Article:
Stroke Prevention in Sickle Cell Anemia (STOP 2)

This study has been completed.
Sponsor:
Information provided by:
National Heart, Lung, and Blood Institute (NHLBI)
ClinicalTrials.gov Identifier:
NCT00006182
First received: August 21, 2000
Last updated: May 5, 2006
Last verified: October 2005
  Purpose

To determine how long blood transfusions are needed for primary stroke prevention. Also, to determine the duration of risk associated with abnormal transcranial Doppler ultrasound (TCD) and to determine the specificity of the stroke risk model developed in STOP 1 in patients with abnormal TCD measurements.


Condition Intervention Phase
Blood Disease
Cerebrovascular Accident
Anemia, Sickle Cell
Procedure: Blood Transfusion
Phase 3

Study Type: Interventional
Study Design: Allocation: Randomized
Primary Purpose: Prevention

Resource links provided by NLM:


Further study details as provided by National Heart, Lung, and Blood Institute (NHLBI):

Study Start Date: July 2000
Estimated Study Completion Date: February 2006
Detailed Description:

BACKGROUND:

Without intervention, 11 percent of children with sickle cell anemia will sustain a stroke before the age of 20. The STOP 2 follows on the recently completed NHLBI trial, Stroke Prevention Trial in Sickle Cell Anemia (STOP 1), which found that patients at high risk for stroke could be identified using transcranial Doppler (TCD) ultrasound, and that the incidence of stroke could be reduced by 90 percent in those children by periodic blood transfusion for at least 36 months. However, chronic intermittent blood transfusions are cumbersome, expensive and associated with morbidity from iron overload. Thus, this study to determine if transfusion can be safely halted after 30 months of treatment is critically important to the continued clinical care of patients with sickle cell disease at risk for stroke.

DESIGN NARRATIVE:

In this multicenter, randomized clinical trial, 100 children will be randomized to continue to receive periodic transfusion therapy and 50 to discontinue receiving periodic transfusion therapy. The primary endpoint will be the reversion of the transcranial Doppler velocity levels to greater than 200 cm/second, indicating return of increased risk for overt stroke. Recruitment will be in two phases. Phase I will include those patients who began transfusions before April 1, 1999. These will come mainly from the STOP 1 cohort. Those who begin transfusions after April 1, 1999 but before April 1, 2001 will be eligible for Phase II of recruitment. All patients will receive quarterly TCD examinations. Patients who revert to high risk will be offered return to transfusion. The overall design includes a three month start-up, the two phases of recruitment (established STOP patients and new patients) for a total of 36 months, 18 months of observations after recruitment ends and then 3 months of wrap-up.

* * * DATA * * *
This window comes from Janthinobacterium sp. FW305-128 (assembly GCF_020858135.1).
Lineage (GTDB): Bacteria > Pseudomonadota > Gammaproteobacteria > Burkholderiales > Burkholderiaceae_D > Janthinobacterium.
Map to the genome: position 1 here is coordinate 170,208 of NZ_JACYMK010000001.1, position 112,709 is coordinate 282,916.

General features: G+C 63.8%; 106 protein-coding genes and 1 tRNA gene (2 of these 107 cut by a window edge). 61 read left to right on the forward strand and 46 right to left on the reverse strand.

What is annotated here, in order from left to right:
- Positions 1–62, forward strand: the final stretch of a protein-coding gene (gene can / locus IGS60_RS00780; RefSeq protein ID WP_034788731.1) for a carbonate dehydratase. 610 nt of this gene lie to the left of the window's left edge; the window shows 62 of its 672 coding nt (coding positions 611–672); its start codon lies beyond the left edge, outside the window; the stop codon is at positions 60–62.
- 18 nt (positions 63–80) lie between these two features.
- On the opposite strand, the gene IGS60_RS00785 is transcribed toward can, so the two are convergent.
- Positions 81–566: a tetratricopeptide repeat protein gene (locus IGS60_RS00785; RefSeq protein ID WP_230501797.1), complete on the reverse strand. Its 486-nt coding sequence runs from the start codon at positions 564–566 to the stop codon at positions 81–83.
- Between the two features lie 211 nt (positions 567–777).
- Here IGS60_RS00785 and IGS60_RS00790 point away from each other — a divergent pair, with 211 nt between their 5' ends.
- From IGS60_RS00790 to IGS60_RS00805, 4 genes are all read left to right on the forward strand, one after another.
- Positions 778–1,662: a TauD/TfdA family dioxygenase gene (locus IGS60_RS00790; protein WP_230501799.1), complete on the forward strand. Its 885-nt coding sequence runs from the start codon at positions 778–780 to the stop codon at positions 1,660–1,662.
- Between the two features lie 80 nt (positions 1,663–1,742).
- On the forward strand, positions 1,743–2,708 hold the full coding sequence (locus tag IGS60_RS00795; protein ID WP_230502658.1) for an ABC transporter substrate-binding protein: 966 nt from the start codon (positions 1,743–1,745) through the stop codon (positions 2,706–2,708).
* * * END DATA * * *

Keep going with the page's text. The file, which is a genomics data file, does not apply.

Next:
Eligibility

Ages Eligible for Study:   2 Years to 20 Years
Genders Eligible for Study:   Both
Accepts Healthy Volunteers:   No
Criteria

No eligibility criteria

  Contacts and Locations
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Please refer to this study by its ClinicalTrials.gov identifier: NCT00006182

Sponsors and Collaborators
Investigators
Investigator: Robert Adams Georgia Regents University
Investigator: Donald Brambilla New England Research Institutes, Inc.
  More Information

Publications:
Additional publications automatically indexed to this study by ClinicalTrials.gov Identifier (NCT Number):
ClinicalTrials.gov Identifier: NCT00006182     History of Changes
Other Study ID Numbers: 68
Study First Received: August 21, 2000
Last Updated: May 5, 2006
Health Authority: United States: Federal Government

Additional relevant MeSH terms:
Anemia
Cerebral Infarction
Stroke
Anemia, Sickle Cell
Hematologic Diseases
Brain Infarction
Brain Ischemia
Cerebrovascular Disorders
Brain Diseases
Central Nervous System Diseases
Nervous System Diseases
Vascular Diseases
Cardiovascular Diseases
Anemia, Hemolytic, Congenital
Anemia, Hemolytic
Hemoglobinopathies
Genetic Diseases, Inborn

ClinicalTrials.gov processed this record on September 18, 2014